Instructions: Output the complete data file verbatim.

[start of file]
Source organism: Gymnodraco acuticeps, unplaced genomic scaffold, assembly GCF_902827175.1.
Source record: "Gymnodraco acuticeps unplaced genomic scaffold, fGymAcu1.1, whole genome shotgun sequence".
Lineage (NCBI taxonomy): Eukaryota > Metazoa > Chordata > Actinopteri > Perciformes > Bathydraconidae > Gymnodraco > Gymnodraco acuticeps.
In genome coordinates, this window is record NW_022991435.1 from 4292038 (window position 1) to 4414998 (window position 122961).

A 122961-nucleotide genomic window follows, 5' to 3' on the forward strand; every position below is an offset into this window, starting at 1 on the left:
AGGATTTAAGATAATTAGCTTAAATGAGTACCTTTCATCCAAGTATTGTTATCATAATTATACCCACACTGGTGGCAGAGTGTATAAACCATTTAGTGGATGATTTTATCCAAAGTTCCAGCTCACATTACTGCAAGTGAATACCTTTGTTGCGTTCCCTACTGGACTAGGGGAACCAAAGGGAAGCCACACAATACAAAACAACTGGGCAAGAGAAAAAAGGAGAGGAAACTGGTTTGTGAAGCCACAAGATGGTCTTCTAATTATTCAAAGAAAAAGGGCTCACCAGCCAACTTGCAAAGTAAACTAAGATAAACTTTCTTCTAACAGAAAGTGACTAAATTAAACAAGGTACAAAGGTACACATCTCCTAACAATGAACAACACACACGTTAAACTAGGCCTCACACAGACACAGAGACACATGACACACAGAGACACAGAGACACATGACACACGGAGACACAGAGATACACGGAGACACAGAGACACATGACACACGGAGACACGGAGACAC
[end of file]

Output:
Source organism: Gymnodraco acuticeps, unplaced genomic scaffold, assembly GCF_902827175.1.
Source record: "Gymnodraco acuticeps unplaced genomic scaffold, fGymAcu1.1, whole genome shotgun sequence".
Lineage (NCBI taxonomy): Eukaryota > Metazoa > Chordata > Actinopteri > Perciformes > Bathydraconidae > Gymnodraco > Gymnodraco acuticeps.
In genome coordinates, this window is record NW_022991435.1 from 4292038 (window position 1) to 4414998 (window position 122961).

A 122961-nucleotide genomic window follows, 5' to 3' on the forward strand; every position below is an offset into this window, starting at 1 on the left:
AGGATTTAAGATAATTAGCTTAAATGAGTACCTTTCATCCAAGTATTGTTATCATAATTATACCCACACTGGTGGCAGAGTGTATAAACCATTTAGTGGATGATTTTATCCAAAGTTCCAGCTCACATTACTGCAAGTGAATACCTTTGTTGCGTTCCCTACTGGACTAGGGGAACCAAAGGGAAGCCACACAATACAAAACAACTGGGCAAGAGAAAAAAGGAGAGGAAACTGGTTTGTGAAGCCACAAGATGGTCTTCTAATTATTCAAAGAAAAAGGGCTCACCAGCCAACTTGCAAAGTAAACTAAGATAAACTTTCTTCTAACAGAAAGTGACTAAATTAAACAAGGTACAAAGGTACACATCTCCTAACAATGAACAACACACACGTTAAACTAGGCCTCACACAGACACAGAGACACATGACACACAGAGACACAGAGACACATGACACACGGAGACACAGAGATACACGGAGACACAGAGACACATGACACACGGAGACACGGAGACAC